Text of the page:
Keeping tabs on the EU
Letter in response to the article in the March Journal
I was very surprised to read the article by Michael Torrance, “Keeping tabs on the EU” (Journal, March, 28), for a number of reasons.
First, it compares the European Union scrutiny activities of the UK and Irish Parliaments with those of the devolved bodies in the UK. As member states of the European Union, the UK and Ireland, and their Parliaments, have powers under the treaties which devolved bodies simply do not have. These powers are strengthened by the Treaty of Lisbon, which introduces a “yellow card” which member state Parliaments can play against European Union proposals. Despite some popular misconceptions, no such power exists for the Scottish Parliament or the Welsh or Northern Irish Assemblies.
Neither do I feel that the article accurately reflects the situation of the other devolved assemblies in the UK. The role of the European Committees of the devolved assemblies extends beyond scrutiny, as our recent report on the financial crisis highlights. This was welcomed by the Scottish Government and European Commission and was considered to be a valuable contribution in identifying how best to deploy effective measures in support of recovery.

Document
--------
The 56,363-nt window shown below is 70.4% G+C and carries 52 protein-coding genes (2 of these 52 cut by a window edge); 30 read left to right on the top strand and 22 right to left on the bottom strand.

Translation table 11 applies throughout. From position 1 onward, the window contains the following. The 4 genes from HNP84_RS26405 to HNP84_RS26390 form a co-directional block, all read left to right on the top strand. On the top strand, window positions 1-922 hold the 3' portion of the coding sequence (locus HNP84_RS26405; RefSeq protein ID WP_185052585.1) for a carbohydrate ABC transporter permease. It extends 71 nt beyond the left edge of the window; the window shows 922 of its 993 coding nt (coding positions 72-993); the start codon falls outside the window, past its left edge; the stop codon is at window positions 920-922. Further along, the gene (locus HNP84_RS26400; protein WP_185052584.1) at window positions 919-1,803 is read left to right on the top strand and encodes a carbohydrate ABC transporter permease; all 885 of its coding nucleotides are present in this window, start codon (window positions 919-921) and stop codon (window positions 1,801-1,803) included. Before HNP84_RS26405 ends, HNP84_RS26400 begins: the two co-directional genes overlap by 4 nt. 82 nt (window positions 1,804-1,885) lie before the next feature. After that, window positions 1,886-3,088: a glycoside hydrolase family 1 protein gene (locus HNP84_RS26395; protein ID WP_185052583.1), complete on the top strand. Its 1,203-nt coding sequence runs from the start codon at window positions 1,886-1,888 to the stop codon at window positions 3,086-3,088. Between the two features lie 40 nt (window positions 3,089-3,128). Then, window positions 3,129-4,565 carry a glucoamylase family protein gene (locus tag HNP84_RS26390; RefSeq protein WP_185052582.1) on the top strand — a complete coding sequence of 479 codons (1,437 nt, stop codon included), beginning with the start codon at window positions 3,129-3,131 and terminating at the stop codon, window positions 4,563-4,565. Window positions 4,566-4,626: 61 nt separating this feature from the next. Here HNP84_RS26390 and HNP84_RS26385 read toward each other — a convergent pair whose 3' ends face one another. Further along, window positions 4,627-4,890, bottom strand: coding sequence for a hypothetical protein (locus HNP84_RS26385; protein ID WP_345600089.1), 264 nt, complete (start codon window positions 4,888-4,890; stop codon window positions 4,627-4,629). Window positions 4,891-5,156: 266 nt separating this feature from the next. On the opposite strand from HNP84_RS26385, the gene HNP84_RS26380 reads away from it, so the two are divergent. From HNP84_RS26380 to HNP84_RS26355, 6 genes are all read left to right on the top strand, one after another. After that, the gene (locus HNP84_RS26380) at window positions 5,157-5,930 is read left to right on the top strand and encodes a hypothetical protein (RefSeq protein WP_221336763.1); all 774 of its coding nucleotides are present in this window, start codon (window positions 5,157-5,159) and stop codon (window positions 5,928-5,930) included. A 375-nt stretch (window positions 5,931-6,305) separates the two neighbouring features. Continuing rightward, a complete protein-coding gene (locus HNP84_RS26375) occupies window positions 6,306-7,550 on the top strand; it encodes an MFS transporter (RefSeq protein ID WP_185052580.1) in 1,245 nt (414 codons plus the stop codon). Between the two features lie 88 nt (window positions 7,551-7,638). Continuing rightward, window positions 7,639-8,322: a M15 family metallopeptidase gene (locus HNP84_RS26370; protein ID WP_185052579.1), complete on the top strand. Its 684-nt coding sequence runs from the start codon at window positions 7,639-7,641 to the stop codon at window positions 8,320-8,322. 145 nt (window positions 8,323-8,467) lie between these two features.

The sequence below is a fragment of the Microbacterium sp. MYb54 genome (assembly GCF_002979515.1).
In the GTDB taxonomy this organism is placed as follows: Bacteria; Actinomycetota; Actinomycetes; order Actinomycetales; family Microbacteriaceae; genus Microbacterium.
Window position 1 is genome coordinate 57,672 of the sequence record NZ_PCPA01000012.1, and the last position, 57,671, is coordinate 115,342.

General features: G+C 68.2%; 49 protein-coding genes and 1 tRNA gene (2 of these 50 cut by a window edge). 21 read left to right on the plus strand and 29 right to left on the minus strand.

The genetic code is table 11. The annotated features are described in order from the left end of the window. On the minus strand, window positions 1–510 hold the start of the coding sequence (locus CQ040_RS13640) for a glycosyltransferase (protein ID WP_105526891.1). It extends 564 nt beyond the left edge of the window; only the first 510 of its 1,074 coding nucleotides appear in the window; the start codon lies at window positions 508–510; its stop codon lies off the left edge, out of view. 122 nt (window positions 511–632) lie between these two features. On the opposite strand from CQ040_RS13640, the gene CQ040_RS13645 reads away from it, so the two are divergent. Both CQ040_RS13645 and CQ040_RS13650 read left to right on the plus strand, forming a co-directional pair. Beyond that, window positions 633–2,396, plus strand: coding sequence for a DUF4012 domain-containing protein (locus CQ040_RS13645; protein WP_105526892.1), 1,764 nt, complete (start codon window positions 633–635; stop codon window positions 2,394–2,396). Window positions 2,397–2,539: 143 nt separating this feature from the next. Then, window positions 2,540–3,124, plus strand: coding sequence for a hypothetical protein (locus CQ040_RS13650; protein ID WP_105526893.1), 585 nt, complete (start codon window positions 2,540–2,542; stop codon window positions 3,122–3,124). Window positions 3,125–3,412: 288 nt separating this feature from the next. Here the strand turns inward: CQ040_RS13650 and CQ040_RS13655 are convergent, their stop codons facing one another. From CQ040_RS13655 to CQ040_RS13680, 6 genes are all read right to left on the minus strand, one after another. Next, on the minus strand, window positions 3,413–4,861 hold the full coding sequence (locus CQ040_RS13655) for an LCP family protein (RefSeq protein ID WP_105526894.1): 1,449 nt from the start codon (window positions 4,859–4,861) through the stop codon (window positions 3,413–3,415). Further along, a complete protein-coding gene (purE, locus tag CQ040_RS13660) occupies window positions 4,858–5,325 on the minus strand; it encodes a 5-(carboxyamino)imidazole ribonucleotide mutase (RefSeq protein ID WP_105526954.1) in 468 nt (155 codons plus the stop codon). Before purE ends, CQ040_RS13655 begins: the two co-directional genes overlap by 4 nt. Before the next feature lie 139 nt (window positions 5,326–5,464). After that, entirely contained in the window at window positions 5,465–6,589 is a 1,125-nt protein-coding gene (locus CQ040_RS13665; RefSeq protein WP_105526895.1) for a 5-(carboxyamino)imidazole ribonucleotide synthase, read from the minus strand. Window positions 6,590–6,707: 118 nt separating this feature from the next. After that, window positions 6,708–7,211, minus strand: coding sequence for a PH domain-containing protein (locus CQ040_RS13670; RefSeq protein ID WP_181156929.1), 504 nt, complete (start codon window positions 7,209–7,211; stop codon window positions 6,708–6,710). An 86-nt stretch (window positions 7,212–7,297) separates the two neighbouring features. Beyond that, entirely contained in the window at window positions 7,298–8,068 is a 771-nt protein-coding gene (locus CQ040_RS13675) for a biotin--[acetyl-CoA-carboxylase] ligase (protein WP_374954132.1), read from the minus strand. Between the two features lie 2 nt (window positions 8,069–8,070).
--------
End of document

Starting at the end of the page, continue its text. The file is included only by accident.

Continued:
Different devolved assemblies have encountered different challenges in relation to scrutiny, and the Northern Ireland Assembly has recently completed a comprehensive report considering how it might handle European issues. This was the result of a major inquiry in which the Scottish Parliament was heavily involved. I myself gave evidence to it on two occasions, as did our European officer, and the bulk of the Northern Irish committee spent a day in Edinburgh looking at our processes. I think that you can read our experience into much of that committee’s report, for example the recommendation to appoint a European officer – which we were the first devolved body to do, incidentally.
There are some real difficulties in scrutinising European Union legislation for devolved parliaments and assemblies, in terms of their powers and co-operation from Government. The article speaks approvingly of the Welsh committee’s recommendation that Welsh explanatory memoranda be produced by the Welsh Government, but, as far as I am aware, the Welsh Government has refused to do this.
We also all suffer from the confidentiality that surrounds discussions between the UK and devolved Governments prior to European Union negotiations, which makes it difficult to ascertain whether we are being adequately represented by our Governments. However, we have achieved something of a breakthrough on this and are currently agreeing a mechanism to take this forward with the Scottish Government.
It is sensible of course to continually assess one’s approach to scrutiny as the environment changes, and the Treaty of Lisbon does change the landscape substantially. The committee’s current major inquiry is examining the implications of the Treaty of Lisbon and is almost certain to lead to a new approach to scrutiny by ourselves and, I suspect, by our colleagues in Cardiff and Belfast.
- Irene Oldfather MSP, Convener, European and External Relations Committee, Scottish Parliament